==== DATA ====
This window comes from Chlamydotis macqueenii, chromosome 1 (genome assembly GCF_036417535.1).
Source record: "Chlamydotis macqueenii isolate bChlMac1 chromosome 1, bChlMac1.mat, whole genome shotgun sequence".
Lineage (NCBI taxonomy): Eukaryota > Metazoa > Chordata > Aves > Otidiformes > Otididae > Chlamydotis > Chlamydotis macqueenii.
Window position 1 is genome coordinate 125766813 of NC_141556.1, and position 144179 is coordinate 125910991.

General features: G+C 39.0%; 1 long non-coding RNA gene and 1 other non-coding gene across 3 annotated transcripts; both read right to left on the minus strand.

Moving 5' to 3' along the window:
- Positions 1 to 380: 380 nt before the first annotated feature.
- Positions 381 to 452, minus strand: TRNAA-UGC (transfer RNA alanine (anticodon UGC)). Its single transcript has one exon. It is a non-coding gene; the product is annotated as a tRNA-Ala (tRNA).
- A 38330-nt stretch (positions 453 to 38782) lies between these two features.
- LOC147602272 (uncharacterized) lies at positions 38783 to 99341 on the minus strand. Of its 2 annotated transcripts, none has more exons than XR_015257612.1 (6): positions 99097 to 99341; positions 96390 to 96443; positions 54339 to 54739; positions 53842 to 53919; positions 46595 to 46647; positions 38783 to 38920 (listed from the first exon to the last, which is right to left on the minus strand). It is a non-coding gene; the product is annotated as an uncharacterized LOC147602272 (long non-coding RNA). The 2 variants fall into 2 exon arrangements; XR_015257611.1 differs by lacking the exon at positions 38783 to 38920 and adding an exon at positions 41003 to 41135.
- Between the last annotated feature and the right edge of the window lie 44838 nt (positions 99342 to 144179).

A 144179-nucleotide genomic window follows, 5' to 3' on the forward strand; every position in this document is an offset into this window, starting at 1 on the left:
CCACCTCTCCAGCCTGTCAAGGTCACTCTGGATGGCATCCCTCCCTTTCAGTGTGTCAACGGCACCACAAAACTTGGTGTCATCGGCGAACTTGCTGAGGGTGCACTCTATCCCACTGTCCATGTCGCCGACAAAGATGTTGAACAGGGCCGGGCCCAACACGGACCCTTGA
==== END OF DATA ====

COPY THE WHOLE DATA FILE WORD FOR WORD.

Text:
This window comes from Chlamydotis macqueenii, chromosome 1 (genome assembly GCF_036417535.1).
Source record: "Chlamydotis macqueenii isolate bChlMac1 chromosome 1, bChlMac1.mat, whole genome shotgun sequence".
Lineage (NCBI taxonomy): Eukaryota > Metazoa > Chordata > Aves > Otidiformes > Otididae > Chlamydotis > Chlamydotis macqueenii.
Window position 1 is genome coordinate 125766813 of NC_141556.1, and position 144179 is coordinate 125910991.

General features: G+C 39.0%; 1 long non-coding RNA gene and 1 other non-coding gene across 3 annotated transcripts; both read right to left on the minus strand.

Moving 5' to 3' along the window:
- Positions 1 to 380: 380 nt before the first annotated feature.
- Positions 381 to 452, minus strand: TRNAA-UGC (transfer RNA alanine (anticodon UGC)). Its single transcript has one exon. It is a non-coding gene; the product is annotated as a tRNA-Ala (tRNA).
- A 38330-nt stretch (positions 453 to 38782) lies between these two features.
- LOC147602272 (uncharacterized) lies at positions 38783 to 99341 on the minus strand. Of its 2 annotated transcripts, none has more exons than XR_015257612.1 (6): positions 99097 to 99341; positions 96390 to 96443; positions 54339 to 54739; positions 53842 to 53919; positions 46595 to 46647; positions 38783 to 38920 (listed from the first exon to the last, which is right to left on the minus strand). It is a non-coding gene; the product is annotated as an uncharacterized LOC147602272 (long non-coding RNA). The 2 variants fall into 2 exon arrangements; XR_015257611.1 differs by lacking the exon at positions 38783 to 38920 and adding an exon at positions 41003 to 41135.
- Between the last annotated feature and the right edge of the window lie 44838 nt (positions 99342 to 144179).

A 144179-nucleotide genomic window follows, 5' to 3' on the forward strand; every position in this document is an offset into this window, starting at 1 on the left:
CCACCTCTCCAGCCTGTCAAGGTCACTCTGGATGGCATCCCTCCCTTTCAGTGTGTCAACGGCACCACAAAACTTGGTGTCATCGGCGAACTTGCTGAGGGTGCACTCTATCCCACTGTCCATGTCGCCGACAAAGATGTTGAACAGGGCCGGGCCCAACACGGACCCTTGA